Forget “jobs, jobs, jobs.” On Monday night, this election quickly became about “Libya, Iran, Israel.”
In fact, this election wasn’t suppose to be about anything else than the economy. And it seemed that was the way the Romney-Ryan presidential ticket liked it. When you are running against the president who brought down Osama bin Laden, it seemed natural.
Especially after a season of foreign policy gaffes from Governor Romney – between insulting America’s most steadfast Western ally on the eve of the London Olympics or stating as fact that Russia was our most detrimental geopolitical foe – it didn’t seem that Romney was looking for a foreign policy fight.
But along the way to Monday night’s foreign policy-centric debate, international affairs has butted its way into the election. The tragic attack in Benghazi and its political fallout was the weak October Surprise that allowed foreign policy to gain a footing in this election. But it is also true that very simply elections open us up to an ongoing national dialogue about almost every facet of our democracy. And as Foreign Policy magazine’s David Rothkopf notes: “Forget what the polls say: Foreign policy has been centrally important to almost every election of the past 40 years in the United States.”
Let’s also not forget that the job of the commander-in-chief is by in large taken up by statesmanship. This debate should have been the most important one in helping the American people decide who should represent them to the world. Foreign policy and national security is the place that the man (or eventually let’s hope the woman) we vote for truly has singular influence.
And yet, I think I can safely say this debate didn’t help many people make up their minds. One reason is because Governor Romney (both physically and rhetorically) sat so close to the president on most issues that it was hard to know what he actually is proposing. It also won’t matter that much because this nation’s foreign policy has been dictated by neo-colonial mandates, the steam rolling force of our military industrial complex and the catch-22 nature of our post- WW2 post-protectionist posture in the world.
It is also the case that the best laid plans most often go astray when it comes to foreign affairs. We can only vote for the person we think has the best judgment (and not to mention best foreign policy advisors) because we don’t know what will hit their desk next.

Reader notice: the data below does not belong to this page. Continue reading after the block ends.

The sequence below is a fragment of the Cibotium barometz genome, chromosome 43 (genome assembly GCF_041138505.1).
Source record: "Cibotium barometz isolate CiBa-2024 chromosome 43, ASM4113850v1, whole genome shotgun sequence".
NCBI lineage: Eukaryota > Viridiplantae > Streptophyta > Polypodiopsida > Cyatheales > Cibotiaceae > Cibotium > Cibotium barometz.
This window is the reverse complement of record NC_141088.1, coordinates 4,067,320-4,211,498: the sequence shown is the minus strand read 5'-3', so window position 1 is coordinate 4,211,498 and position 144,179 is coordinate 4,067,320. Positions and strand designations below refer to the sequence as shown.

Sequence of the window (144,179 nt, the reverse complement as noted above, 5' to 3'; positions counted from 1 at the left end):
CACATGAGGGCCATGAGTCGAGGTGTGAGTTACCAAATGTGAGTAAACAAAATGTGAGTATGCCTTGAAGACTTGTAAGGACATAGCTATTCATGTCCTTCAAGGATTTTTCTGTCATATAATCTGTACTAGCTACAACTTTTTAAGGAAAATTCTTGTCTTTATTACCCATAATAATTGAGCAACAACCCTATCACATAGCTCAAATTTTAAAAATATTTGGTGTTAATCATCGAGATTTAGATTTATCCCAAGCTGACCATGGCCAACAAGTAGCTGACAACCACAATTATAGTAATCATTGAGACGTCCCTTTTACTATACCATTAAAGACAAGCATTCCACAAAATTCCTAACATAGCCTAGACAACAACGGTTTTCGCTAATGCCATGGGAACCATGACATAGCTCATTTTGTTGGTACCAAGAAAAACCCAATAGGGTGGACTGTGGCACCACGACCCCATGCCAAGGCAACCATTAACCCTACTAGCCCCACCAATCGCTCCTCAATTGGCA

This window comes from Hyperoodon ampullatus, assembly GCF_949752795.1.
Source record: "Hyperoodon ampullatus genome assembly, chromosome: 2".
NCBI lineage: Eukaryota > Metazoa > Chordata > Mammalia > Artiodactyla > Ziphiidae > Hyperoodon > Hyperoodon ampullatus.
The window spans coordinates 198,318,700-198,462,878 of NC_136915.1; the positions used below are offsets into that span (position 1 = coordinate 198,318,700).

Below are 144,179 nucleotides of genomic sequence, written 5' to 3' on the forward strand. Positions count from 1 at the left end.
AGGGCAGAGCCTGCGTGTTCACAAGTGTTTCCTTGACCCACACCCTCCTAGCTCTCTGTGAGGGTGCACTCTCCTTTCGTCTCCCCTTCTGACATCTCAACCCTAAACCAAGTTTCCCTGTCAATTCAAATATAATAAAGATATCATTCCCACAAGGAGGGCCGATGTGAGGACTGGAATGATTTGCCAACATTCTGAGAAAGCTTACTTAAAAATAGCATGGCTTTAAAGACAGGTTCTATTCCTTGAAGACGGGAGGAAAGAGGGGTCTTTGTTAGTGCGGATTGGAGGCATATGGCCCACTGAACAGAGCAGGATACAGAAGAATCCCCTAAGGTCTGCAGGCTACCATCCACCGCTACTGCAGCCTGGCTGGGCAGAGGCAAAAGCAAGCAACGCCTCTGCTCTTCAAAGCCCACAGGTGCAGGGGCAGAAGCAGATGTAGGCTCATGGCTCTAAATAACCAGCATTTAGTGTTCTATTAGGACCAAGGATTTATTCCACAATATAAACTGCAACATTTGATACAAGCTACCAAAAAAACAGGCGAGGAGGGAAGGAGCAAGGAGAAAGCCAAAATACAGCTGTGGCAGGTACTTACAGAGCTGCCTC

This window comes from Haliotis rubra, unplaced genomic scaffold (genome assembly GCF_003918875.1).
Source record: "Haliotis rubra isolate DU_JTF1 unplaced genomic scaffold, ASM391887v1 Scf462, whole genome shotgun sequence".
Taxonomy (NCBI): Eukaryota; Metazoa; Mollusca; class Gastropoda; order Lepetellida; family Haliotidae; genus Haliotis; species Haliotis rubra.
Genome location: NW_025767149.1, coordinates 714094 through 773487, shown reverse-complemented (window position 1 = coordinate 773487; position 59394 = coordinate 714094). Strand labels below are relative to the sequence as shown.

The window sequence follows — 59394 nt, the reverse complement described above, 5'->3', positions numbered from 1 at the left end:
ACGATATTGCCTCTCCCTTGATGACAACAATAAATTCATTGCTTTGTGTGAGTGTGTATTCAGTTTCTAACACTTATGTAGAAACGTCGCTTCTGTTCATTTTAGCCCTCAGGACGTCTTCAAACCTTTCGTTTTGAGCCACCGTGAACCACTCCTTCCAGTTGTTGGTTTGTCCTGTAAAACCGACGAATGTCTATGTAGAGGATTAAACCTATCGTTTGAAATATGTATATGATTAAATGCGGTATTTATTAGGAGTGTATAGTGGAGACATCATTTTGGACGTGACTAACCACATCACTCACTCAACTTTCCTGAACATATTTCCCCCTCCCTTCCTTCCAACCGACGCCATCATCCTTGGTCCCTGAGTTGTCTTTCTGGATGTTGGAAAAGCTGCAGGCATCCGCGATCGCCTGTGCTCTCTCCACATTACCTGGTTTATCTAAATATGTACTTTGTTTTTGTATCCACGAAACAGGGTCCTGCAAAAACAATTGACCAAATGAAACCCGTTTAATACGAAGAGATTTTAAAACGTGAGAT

But here is where the debate took its most interesting turn:
“Our purpose is to make sure the world is more — is peaceful. We want a peaceful planet. We want people to be able to enjoy their lives and know they’re going to have a bright and prosperous future and not be at war. That’s our purpose. And the mantle of — of leadership for promoting the principles of peace has fallen to America. We didn’t ask for it, but it’s an honor that we have it. But for us to be able to promote those principles of peace requires us to be strong, and that begins with a strong economy here at home, and unfortunately, the economy is not stronger.”
Apparently, Mr. Romney came in peace Monday night in Boca Raton. In fact, the Republican presidential candidate used the word “peace” 12 times during the debate. It was fantastic to hear a candidate endorse the utility of “soft power” which would focus our policy on international women’s rights, diplomacy and avoiding new wars at all costs.
I was unabashedly excited to hear a politician focus on peace and I wish in this instance we could focus on the words and not the context. But all the words that were uttered around and about how to create that “peace” redefined the notion of peace altogether. Romney’s use of peace was a stand in for American exceptionalism. He suggested that we could dictate peace in the world through our military strength.
One of Romney’s most practiced lines of the night was when he stated: “Mr. President, America has not dictated to other nations. We have freed other nations from dictators.” It seemed that Governor Romney tried to have his cake and eat it too last night, saying things like “we can’t kill our way out of this mess” in the same breath as chastising the president for projecting “weakness” on a host of issues.
How could we ever give peace a chance when Romney’s plan is boiled down to this: “My strategy’s pretty straightforward, which is to go after the bad guys, to make sure we do our very best to interrupt them, to — to kill them, to take them out of the picture.” The idea that the world can be seen through the lens of “bad guys” vs. “good guys” is a holistic misunderstanding of the shades of grey that color international diplomacy.
It also suggests that violence will always and should always beget more violence. There may be no room for peace within this rhetoric.